Dublin to Cork by train

Published on 19 December 2009 in , , , , , , ,

When we were researching Ireland, one of the places that stood out was Cork, down in the south of the country. A good pub culture, Blarney Castle and lots more. It seemed to be the place to go!

Heuston Railway Station - Dublin

Photograph by informatique. Creative Commons licensed.

But how to get there from Dublin? Well there was really only one sensible option, given I hate coaches and didn’t want to hire a car. That just left by train. We looked at Iarnrod Eireann‘s website to find some trains.

The Dublin to Cork run is part of the Irish InterCity network, with hourly trains. The booking process was relatively painless, even allowing you to choose your exact seats on the train. If you didn’t want such granularity, there was an automatic option, however the site went on to tell us that we were not guaranteed to actually get two seats together… Yes, that does seem a rather stupid thing to have in your automatic booking system, and led to us discussing the merits of sitting in the middle of the last carriage vs sitting in the end of the third.

Back in more sensible lands, we were given the option to pick up the tickets from ticket machines in Dublin (useful given the website offered no options for postage to the UK) and so arriving at Heuston station with our luggage, we were ready to go!

I often marvel when outside London just how quiet train stations can be. Even in Paris, stations can be almost devoid of activity during the daytime. Given Dublin Heuston has about 12 platforms, and there were plenty of trains around, there was surprisingly little going on as we headed to the 11am train to Cork and up to the automatic ticket barriers – which, coincidentally, don’t work if you have bought a ticket online. You have to head to the big sign marked “ONLINE TICKETS” instead. Sure that makes sense to someone…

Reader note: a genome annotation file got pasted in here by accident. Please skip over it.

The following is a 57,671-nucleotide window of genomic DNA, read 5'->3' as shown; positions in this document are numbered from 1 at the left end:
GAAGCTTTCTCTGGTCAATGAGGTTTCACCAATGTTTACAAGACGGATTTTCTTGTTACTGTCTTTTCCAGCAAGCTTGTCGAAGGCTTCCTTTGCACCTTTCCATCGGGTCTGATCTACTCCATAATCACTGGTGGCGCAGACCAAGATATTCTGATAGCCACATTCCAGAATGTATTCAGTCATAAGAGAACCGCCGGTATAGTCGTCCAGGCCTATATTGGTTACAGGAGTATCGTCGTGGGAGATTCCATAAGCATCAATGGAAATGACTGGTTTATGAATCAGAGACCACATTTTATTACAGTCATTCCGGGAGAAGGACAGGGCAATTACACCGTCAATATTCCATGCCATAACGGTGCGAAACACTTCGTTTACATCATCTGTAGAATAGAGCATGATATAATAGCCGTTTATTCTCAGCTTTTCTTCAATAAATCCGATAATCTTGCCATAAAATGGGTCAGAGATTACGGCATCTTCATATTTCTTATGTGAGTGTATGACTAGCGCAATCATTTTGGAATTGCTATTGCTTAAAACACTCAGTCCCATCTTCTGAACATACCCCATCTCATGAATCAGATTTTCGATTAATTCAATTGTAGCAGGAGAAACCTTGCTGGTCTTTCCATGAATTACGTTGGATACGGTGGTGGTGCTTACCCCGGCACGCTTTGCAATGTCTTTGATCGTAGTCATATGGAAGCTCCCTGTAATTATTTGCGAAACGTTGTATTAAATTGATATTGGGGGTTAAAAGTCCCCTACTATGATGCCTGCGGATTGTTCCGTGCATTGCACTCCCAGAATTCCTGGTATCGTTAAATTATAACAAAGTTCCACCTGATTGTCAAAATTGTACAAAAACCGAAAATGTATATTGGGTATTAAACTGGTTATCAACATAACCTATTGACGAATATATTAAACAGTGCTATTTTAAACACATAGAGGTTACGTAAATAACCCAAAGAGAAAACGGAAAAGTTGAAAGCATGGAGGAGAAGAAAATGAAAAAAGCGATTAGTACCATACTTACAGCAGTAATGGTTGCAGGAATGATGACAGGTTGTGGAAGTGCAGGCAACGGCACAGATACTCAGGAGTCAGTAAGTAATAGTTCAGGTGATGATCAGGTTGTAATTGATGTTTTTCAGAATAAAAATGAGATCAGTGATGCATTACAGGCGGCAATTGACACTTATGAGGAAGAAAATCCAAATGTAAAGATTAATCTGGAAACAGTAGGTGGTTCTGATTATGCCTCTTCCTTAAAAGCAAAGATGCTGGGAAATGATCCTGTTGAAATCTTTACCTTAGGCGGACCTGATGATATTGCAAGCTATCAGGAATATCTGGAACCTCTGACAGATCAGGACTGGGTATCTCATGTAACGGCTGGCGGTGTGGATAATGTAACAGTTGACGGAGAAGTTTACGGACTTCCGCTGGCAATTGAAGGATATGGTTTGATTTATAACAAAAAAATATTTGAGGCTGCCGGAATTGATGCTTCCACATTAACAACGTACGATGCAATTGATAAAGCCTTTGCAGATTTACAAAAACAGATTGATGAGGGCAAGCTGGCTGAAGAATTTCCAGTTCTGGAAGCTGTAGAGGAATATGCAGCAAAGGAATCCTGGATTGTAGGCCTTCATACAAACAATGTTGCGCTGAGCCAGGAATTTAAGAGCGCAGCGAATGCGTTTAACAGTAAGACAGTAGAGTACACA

When we got on board (late, thanks to the train arriving late), we found our seats thanks to the above sear electronic display which had our names on it. Virgin Trains occasionally do this on their trains, however such an idea has never gone very far in the UK despite the obvious benefits for stopping people arguing about who is in the wrong seat. The trains also had illuminated displays which showed the train route and the position of the train – again a simple but neat system.

Before leaving Britain I’d read it’s often faster to go to Cork by car than it is by the flagship InterCity service and as we slugged slowly out of Dublin you could see why. For miles and miles we went barely faster than the average London commuter service – all of which appeared to be timetabled. This hadn’t gone unremarked by some Irish travellers going to a funeral who spent most of the journey talking about the dire state of the service, whilst taking enthusiastically about the various transport improvements in Dublin city. They treated public transport as a conversation piece like most people use the weather.

The actual journey was supposed to be three hours, although thanks to the delays that got extended to three and a half. At least the seats were comfy, although the windows had a bizarre blue tint.

Still, there was no need to even go up to the buffet car thanks to the trolley service as we seemed to be told every 10 minutes by the automatic announcement system – it would have been nice if someone had turned it off, or at least bothered to programme it to apologise for the delay. Indeed on our way back from Cork to Dublin we boarded a train that was 45 minutes late and the staff barely batted an eyelid, whilst most of the passengers had a resigned look on their faces…

Being late seems to be something of a regularity on Dublin/Cork route. Back in Dublin, I couldn’t help but notice the punctuality record posters. A mere 80% of trains made it between the two stations on time in the period we were there… But yes, lets accentuate the positive. At least there is a trolley service… Two teas please. What’s that? You’re out of milk? Nooooo………..